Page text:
My dissertation, titled “Reading Between the Lines: Post-Academic Drawing Pedagogy in Nineteenth-Century France” examines late-nineteenth-century French art pedagogy in relationship to various concepts of habit and habit formation (also known as procedural and muscle memory). I argue that opposition to habit is both 1) a retrospective art historical conceit that has prevented contemporary scholars from understanding its importance to nineteenth-century art pedagogy and that 2) habit was fundamental to the philosophical tensions at play in art education itself during the nineteenth century. Commonly considered a menace or obstruction to free thought and creativity, numerous philosophers, art critics, historians and artists over the past 300 years understood habit as anathema to artistic production and industrial innovation. As a result, many art historical studies have argued that nineteenth-century artists eluded artistic training to undermine the well-worn habits or the routine advocated by the Academy. Such approaches disregard the influential ideas of many prominent art pedagogues who did not find habit and creativity incompatible.
My research explores how the belief that habit generated skills necessary for artistic practice and industrial design became deeply ingrained in widespread discussions about the nature and goals of art education. Rather than view repetitive drawing techniques as stifling or exhaustive of individuality, several pedagogues believed it offered new possibilities for art, architecture, and design. This thesis is the first to explore why the major pedagogues placed such an importance on cultivating habits of seeing, thinking, and moving to improve art. As an example of this, I look to the systems conceived by leading thinkers, specifically philosopher Félix Ravaisson, architect Eugène Viollet-le-Duc, academician Eugène Guillaume, artist-pedagogue Horace Lecoq de Boisbaudran, and draftsman Félix Régamey. This study also reassesses histories of nineteenth-century art by investigating the significant implications of these men’s thoughts on the diverse artists studying under their regimes, such as Henri Fantin-Latour, James McNeill Whistler, and Marcel Duchamp.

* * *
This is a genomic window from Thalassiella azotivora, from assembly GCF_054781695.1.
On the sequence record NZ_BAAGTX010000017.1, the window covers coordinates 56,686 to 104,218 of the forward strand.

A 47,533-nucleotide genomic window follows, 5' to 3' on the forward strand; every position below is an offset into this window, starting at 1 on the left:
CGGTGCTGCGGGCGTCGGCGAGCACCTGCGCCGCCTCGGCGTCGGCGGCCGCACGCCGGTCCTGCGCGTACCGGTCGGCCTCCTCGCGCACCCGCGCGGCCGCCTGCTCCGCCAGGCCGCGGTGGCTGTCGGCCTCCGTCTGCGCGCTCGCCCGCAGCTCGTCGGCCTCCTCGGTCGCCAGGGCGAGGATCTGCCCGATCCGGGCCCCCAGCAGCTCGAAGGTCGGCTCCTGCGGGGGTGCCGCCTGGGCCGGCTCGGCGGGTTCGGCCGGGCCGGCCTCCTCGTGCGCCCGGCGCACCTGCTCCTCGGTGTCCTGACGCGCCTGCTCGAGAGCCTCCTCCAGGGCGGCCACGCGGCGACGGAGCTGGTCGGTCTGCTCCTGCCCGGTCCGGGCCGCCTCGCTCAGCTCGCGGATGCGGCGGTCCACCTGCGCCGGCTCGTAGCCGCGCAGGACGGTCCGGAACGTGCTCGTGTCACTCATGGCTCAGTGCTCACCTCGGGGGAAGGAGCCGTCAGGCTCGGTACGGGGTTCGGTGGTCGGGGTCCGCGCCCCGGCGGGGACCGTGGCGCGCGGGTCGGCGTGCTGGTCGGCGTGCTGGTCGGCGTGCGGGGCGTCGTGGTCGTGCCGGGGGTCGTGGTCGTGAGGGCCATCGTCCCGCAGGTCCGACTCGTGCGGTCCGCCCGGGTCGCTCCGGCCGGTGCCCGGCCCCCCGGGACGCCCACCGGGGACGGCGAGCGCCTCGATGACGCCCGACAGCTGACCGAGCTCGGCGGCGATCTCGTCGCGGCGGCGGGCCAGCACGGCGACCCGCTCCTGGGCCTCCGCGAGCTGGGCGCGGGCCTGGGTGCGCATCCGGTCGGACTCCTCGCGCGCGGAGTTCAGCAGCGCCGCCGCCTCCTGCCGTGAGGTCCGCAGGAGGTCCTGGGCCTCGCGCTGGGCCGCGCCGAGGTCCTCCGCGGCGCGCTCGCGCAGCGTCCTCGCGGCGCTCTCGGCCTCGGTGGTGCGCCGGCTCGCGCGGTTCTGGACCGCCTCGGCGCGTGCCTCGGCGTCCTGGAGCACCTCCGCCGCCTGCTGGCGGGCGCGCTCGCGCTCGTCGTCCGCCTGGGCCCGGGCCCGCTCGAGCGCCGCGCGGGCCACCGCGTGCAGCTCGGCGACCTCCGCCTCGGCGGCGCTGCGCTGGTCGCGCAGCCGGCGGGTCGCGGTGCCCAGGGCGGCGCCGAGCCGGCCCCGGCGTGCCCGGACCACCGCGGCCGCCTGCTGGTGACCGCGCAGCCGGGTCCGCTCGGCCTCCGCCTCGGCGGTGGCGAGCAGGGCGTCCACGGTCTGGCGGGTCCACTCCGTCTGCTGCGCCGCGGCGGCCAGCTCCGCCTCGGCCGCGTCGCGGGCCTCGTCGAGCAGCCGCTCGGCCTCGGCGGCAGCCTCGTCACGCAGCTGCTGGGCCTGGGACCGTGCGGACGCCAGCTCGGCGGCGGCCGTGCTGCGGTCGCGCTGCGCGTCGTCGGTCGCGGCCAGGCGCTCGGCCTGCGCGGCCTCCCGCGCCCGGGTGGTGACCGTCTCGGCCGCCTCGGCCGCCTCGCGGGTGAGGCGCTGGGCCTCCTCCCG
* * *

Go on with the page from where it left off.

Scholarship on nineteenth-century French drawing pedagogy largely focuses on the political and economic interests of art education; for instance, historians including Patricia Mainardi and Stéphane Laurent situate drawing instruction as a tool to improve art and industrial design, thereby augmenting France’s status as a cultural and economic leader. I add to the literature by interrogating the conceptual stakes of particular drawing strategies on theories of the mind, and understandings of the body. I articulate the psychophysiological assumptions underlying artistic curricula by asking: what was the role of the teacher? How did he impart drawing skills to his students? How did one teach skills that became a matter of innate habit or second nature? What did it mean to pass on skills pertaining to second nature which one has no concrete or material knowledge of? Could art be taught? By answering these questions, my research analyzes the assumptions such programs made about the mind, hand-eye coordination, memory and muscle memory, and human volition. I argue that the emphasis on establishing modes of seeing and thinking had a significance that went beyond pedagogy: it suggested a particular way of conceiving the self and subjectivity in a rapidly modernizing France.